J. L. BELL is a Massachusetts writer who specializes in (among other things) the start of the American Revolution in and around Boston. He is particularly interested in the experiences of children in 1765-75. He has published scholarly papers and popular articles for both children and adults. He was consultant for an episode of History Detectives, and contributed to a display at Minute Man National Historic Park.

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Sunday, July 18, 2010

An Earlier Allusion: “Beneath the Venerable Elm…”

I interrupt my analysis of the Washington Elm’s decline and fall to share new information on its rise to fame. Yesterday Cambridge resident Robert Winters alerted me to an allusion to the tree predating John Langdon Sibley’s 1837 magazine article that apparently produced the term “Washington Elm.”

The author was politician, academician, and orator Edward Everett (shown here), and the occasion was his speech in Cambridge on 4 July 1826. He told the crowd how fortunate they were to be right where they were:
Here the first American army was formed; from this place, on the seventeenth of June, was detached the Spartan band that immortalized the heights of Charlestown—consecrated that day, with blood and fire, to the cause of American liberty.

Beneath the venerable elm which still shades the southwestern corner of the common, General Washington first unsheathed his sword at the head of an American army; and to that seat he was wont every Sunday to repair, to join in the supplications which were made for the welfare of his country.
A footnote identified “that seat” as “The first wall pew on the right hand of the pulpit,” which suggests Everett spoke in the Cambridge meetinghouse beside the common. I’ve seen evidence that Washington attended at least one service in that church, but not that he went there habitually.

In addition, on 4 July 1842, the Rev. Charles W. Upham of Salem delivered an oration in that city which said:
A more perfectly fitted and furnished character has never appeared, on the theatre of human action, than when, reining up his war-horse, beneath the majestic and venerable elm, still standing at the entrance of the old Watertown road upon Cambridge Common, George Washington unsheathed his sword, and assumed the command of the gathering armies of American liberty.
Both speeches were reprinted and anthologized in the 1800s, and Upham’s passage was quoted in several elocution textbooks, helping to seal the image of Washington under the elm in Americans’ minds. (Everett was also, you may recall, responsible for putting the Washington Elm on Cambridge’s city seal.)

TOMORROW: But nothing lasts forever.


Charles Bahne said...

The reference to "The first wall pew, on the right hand of the pulpit" is interesting. A pamphlet distributed in Christ Church today gives that as the exact location where General & Mrs. Washington sat when they worshipped at that church on December 31, 1775. I believe there is also a plaque on the wall next to that pew. However, other sources say that the church was only opened twice for services during the Revolution, since the congregation had fled to Boston. The second time was for the funeral of a British army officer, a prisoner of war from Saratoga, who died in Cambridge in 1777 or 1778.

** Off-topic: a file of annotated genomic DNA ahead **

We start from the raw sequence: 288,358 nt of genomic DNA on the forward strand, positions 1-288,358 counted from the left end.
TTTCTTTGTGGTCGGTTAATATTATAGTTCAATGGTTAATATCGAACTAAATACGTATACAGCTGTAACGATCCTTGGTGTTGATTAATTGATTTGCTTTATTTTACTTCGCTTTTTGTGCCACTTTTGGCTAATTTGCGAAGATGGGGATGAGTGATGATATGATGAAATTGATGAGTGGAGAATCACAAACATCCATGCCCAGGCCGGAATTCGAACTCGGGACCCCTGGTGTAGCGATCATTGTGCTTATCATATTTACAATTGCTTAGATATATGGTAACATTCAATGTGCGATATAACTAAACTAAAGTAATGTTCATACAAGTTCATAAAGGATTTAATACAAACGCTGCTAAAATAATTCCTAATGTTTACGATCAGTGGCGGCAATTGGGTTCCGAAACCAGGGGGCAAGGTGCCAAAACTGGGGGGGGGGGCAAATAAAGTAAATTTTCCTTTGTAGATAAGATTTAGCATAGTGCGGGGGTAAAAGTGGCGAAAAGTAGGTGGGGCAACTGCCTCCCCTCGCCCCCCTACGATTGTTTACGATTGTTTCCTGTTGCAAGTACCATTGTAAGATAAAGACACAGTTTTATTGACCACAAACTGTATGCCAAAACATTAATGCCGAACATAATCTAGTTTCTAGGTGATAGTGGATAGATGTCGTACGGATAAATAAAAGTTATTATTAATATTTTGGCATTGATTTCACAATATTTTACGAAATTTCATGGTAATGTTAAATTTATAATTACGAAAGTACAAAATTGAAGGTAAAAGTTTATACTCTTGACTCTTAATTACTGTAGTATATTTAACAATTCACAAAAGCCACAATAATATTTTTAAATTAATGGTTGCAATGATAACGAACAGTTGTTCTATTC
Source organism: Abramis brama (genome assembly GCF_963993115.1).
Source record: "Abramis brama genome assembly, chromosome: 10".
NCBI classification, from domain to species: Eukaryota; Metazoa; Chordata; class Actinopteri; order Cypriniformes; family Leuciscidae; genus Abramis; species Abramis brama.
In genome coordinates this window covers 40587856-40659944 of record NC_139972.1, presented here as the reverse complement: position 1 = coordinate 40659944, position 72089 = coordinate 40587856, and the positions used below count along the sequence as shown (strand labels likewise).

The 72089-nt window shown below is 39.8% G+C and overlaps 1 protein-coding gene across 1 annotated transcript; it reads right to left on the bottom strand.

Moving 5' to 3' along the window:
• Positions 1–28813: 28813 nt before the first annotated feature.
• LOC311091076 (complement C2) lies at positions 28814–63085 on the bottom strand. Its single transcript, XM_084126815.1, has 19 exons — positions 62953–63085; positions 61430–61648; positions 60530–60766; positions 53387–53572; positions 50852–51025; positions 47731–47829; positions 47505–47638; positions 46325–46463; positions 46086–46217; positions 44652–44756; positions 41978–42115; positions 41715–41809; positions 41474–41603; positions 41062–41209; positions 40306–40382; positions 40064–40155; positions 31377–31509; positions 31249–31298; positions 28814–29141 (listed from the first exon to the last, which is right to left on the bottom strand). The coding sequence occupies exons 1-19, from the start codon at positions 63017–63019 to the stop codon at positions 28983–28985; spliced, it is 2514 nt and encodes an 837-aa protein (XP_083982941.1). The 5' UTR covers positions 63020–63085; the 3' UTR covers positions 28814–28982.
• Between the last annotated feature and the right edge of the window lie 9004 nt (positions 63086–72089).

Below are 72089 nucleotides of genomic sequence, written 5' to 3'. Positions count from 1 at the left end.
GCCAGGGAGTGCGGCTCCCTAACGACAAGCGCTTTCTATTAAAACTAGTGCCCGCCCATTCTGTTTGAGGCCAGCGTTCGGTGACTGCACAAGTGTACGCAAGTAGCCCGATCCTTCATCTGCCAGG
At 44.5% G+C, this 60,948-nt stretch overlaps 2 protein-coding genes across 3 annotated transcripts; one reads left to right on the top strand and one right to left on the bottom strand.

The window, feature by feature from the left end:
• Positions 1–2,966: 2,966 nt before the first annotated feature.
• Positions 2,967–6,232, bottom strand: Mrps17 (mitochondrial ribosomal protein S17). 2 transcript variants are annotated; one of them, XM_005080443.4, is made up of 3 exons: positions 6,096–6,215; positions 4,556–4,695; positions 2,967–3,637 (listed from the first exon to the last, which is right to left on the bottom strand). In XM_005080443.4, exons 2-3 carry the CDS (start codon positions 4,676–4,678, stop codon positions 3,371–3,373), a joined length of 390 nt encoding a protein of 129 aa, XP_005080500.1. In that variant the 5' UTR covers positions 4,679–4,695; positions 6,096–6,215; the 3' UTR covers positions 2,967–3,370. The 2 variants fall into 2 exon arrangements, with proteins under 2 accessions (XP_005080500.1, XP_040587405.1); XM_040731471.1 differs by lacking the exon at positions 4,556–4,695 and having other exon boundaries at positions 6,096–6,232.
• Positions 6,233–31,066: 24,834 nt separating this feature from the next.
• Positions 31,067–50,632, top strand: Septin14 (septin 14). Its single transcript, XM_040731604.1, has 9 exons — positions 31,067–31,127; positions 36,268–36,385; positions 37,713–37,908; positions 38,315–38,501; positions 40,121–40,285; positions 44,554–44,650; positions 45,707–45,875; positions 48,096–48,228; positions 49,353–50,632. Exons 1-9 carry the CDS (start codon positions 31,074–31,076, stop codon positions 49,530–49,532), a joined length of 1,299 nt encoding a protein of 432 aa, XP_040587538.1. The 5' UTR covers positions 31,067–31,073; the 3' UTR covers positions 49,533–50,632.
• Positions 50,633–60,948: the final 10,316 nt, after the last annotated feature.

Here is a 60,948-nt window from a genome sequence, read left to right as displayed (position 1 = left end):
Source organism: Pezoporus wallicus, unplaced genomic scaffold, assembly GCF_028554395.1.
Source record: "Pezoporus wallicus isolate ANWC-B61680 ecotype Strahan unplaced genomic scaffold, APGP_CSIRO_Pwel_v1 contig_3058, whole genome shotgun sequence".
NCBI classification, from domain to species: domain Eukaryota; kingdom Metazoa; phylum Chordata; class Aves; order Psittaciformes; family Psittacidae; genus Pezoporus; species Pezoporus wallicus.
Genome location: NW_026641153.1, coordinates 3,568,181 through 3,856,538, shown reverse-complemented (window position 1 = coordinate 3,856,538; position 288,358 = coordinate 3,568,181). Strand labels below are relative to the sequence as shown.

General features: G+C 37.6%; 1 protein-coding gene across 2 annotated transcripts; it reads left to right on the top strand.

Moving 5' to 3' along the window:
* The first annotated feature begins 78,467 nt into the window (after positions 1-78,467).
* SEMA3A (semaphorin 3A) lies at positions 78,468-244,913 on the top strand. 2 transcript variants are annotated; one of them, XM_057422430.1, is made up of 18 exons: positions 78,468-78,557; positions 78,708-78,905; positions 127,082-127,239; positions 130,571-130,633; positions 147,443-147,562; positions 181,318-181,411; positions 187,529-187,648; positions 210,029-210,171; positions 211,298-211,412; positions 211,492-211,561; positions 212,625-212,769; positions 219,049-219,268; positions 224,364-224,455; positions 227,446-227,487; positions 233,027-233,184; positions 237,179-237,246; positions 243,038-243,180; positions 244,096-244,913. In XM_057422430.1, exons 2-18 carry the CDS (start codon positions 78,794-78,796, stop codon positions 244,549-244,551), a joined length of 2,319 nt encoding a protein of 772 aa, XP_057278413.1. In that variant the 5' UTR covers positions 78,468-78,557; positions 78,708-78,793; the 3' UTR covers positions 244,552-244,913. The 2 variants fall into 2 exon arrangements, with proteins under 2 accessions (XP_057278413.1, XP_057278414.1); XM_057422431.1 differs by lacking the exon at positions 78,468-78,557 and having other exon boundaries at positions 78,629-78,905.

I've read that the reopening of Christ Church in December 1775 was at Martha's request, since she had recently arrived in Cambridge. Like J. L., my understanding is that at other times Gen. Washington worshipped at the Congregational meetinghouse. The sources I've seen don't say how often Washington worshipped in the meetinghouse, just that he worshipped there.

That meetinghouse was located near the modern-day Lehman Hall in Harvard Yard, not far from today's Out Of Town newsstand. It was still standing in 1826, but would be demolished in 1833. The square then really was a square, and included part of the present Harvard Yard.

From other references in the text and intro of Everett's oration, it's clear that he was indeed speaking in the meetinghouse, which doubled as the town hall until 1832. And the footnote about the site of the pew is printed in the 1826 book -- Everett was obviously gesturing to the pew as he spoke on that July 4.

All this implies that Christ Church has its plaque on the wrong pew, and in the wrong building!

Or maybe Washington just liked to sit near the minister, no matter which church he was in.

J. L. Bell said...

The source on the Washingtons’ use of Christ Church in Cambridge is a letter from William Palfrey, the aide de camp to Gen. Charles Lee (and later to Washington) who led the service. That was a special service on 31 Dec 1775, and no other is known to have taken place during the siege.

In his sermon on the reopening of that church, the Rev. Nicholas Hoppin wrote: “It is more than probable that service was performed in the church on other occasions while the head-quarters of the army were at Cambridge. . . . There has always been a tradition in Cambridge that General Washington was in the habit of worshipping there; and when the church was repaired in 1825, a pew which he occupied was pointed out by a person who had been present. No written evidence however, other than that already given [Palfrey’s letter] has been found.” But of course Hoppin had every reason to connect his church with Washington.

J. L. Bell said...

I want to add that the phrase “venerable elm” was already on its way to cliché when Everett and Upham used it.